Air defenses around Washington are always tight, but Renuart said the number of patrols would increase.

    The contingencies to be conveyed by the White House to the Obama team are separate from the inaugural preparations. They are meant to ensure that the new administration is as prepared as possible on Jan. 20.

    The White House briefing, first reported by the New York Times, is part of a larger transition effort by the National Security Council to identify international trouble spots for the new administration.

    Gordon Johndroe, a spokesman for the National Security Council, said: "We want to provide them, especially in the first few weeks, the basis for which they can have some information to make their decisions. This is a menu of contingencies and possible options."

    Obama is trying to fill key national security jobs, hoping the Senate will confirm many of his appointments on the day of the inauguration or soon after.

    Johndroe said the Bush administration would make sure there were career officials ready to act should a crisis develop before Obama's appointees were confirmed.

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    Obama's choice of evangelical pastor draws ire from gays


    WASHINGTON – Gay rights advocates are criticizing President-elect Barack Obama's choice of a popular evangelical minister to deliver the invocation at his inauguration, saying it shows disrespect for a constituency that strongly supported his campaign.

    Pastor Rick Warren, a best-selling author and leader of a Southern California megachurch, is one of a new breed of evangelicals who stress the need for action on social issues such as reducing poverty and protecting the environment, alongside traditional theological themes. But the Human Rights Campaign, the nation's largest gay rights organization, said Warren's opposition to gay marriage is a sign of intolerance.

    "We feel a deep level of disrespect when one of the architects and promoters of an anti-gay agenda is given the prominence and the pulpit of your historic nomination," the group said in a letter to Obama, asking him to reconsider.

    Obama's selection of Warren is seen as a signal to religious conservatives that the president-elect will listen to their views. During the campaign, Warren interviewed Obama and Republican John McCain in a widely watched television program that focused on religious concerns.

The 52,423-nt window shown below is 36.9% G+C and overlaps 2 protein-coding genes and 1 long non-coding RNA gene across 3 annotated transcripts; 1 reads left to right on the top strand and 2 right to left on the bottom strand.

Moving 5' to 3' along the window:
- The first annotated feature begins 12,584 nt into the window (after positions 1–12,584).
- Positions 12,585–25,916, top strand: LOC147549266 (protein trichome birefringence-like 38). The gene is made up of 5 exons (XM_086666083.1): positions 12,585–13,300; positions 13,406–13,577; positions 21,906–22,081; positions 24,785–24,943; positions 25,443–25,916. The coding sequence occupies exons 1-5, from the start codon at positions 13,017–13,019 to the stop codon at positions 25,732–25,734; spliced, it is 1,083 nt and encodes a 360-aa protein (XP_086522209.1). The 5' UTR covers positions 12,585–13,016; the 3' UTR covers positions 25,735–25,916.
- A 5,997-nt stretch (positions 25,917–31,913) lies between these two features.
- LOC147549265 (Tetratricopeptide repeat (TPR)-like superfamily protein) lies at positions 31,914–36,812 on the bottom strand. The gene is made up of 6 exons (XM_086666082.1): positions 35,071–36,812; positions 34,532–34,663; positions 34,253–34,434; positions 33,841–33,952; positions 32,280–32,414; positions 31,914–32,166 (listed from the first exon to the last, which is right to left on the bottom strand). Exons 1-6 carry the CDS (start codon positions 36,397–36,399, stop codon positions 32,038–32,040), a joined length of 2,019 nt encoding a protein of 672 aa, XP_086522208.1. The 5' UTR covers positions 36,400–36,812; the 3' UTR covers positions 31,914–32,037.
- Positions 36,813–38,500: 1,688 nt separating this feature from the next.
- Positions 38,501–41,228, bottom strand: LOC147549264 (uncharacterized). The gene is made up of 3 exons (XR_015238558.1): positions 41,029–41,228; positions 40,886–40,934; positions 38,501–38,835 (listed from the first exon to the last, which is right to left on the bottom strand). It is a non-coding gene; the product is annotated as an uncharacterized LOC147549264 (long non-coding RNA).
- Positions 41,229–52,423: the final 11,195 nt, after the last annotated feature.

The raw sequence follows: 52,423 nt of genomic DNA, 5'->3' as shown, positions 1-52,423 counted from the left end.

Gay rights advocates say they are troubled by Warren's support for a California ballot initiative banning gay marriage, approved by voters last month. "By inviting Rick Warren to your inauguration, you have tarnished the view that gay, lesbian, bisexual and transgender Americans have a place at your table," the letter said.

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    Oprah let it be known she's losing 15 lbs for the inauguration.
    Success is Journey... not a Destination

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    Quote Originally Posted by bzegirl View Post
    Oprah let it be known she's losing 15 lbs for the inauguration.
    AGAIN!!!

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    Take God out the oath?

    Lawsuit seeks to take 'so help me God' out of inaugural

    Atheists want references to religion removed from inaugural ceremony

    Groups object to "so help me God" at end of oath, benediction by pastor

    "I have no doubt I'll lose," says California lawyer who filed lawsuit

    By Carol Cratty
    CNN
    WASHINGTON (CNN) -- A number of atheists and non-religious organizations want Barack Obama's inauguration ceremony to leave out all references to God and religion.

    In a lawsuit filed Tuesday in Washington, the plaintiffs demand that the words "so help me God" not be added to the end of the president's oath of office.

    In addition, the lawsuit objects to plans for ministers to deliver an invocation and a benediction in which they may discuss God and religion.

    An advance copy of the lawsuit was posted online by Michael Newdow, a California doctor and lawyer who has filed similar and unsuccessful suits over inauguration ceremonies in 2001 and 2005.

    Joining Newdow in the suit are groups advocating religious freedom or atheism, including the American Humanist Association, the Freedom from Religion Foundation and atheist groups from Minnesota; Seattle, Washington; and Florida.

    The new lawsuit says in part, "There can be no purpose for placing 'so help me God' in an oath or sponsoring prayers to God, other than promoting the particular point of view that God exists."

    Newdow said references to God during inauguration ceremonies violate the Constitution's ban on the establishment of religion.

    Newdow and other plaintiffs say they want to watch the inaugural either in person or on television. As atheists, they contend, having to watch a ceremony with religious components will make them feel excluded and stigmatized.

    "Plaintiffs are placed in the untenable position of having to choose between not watching the presidential inauguration or being forced to countenance endorsements of purely religious notions that they expressly deny," according to the lawsuit.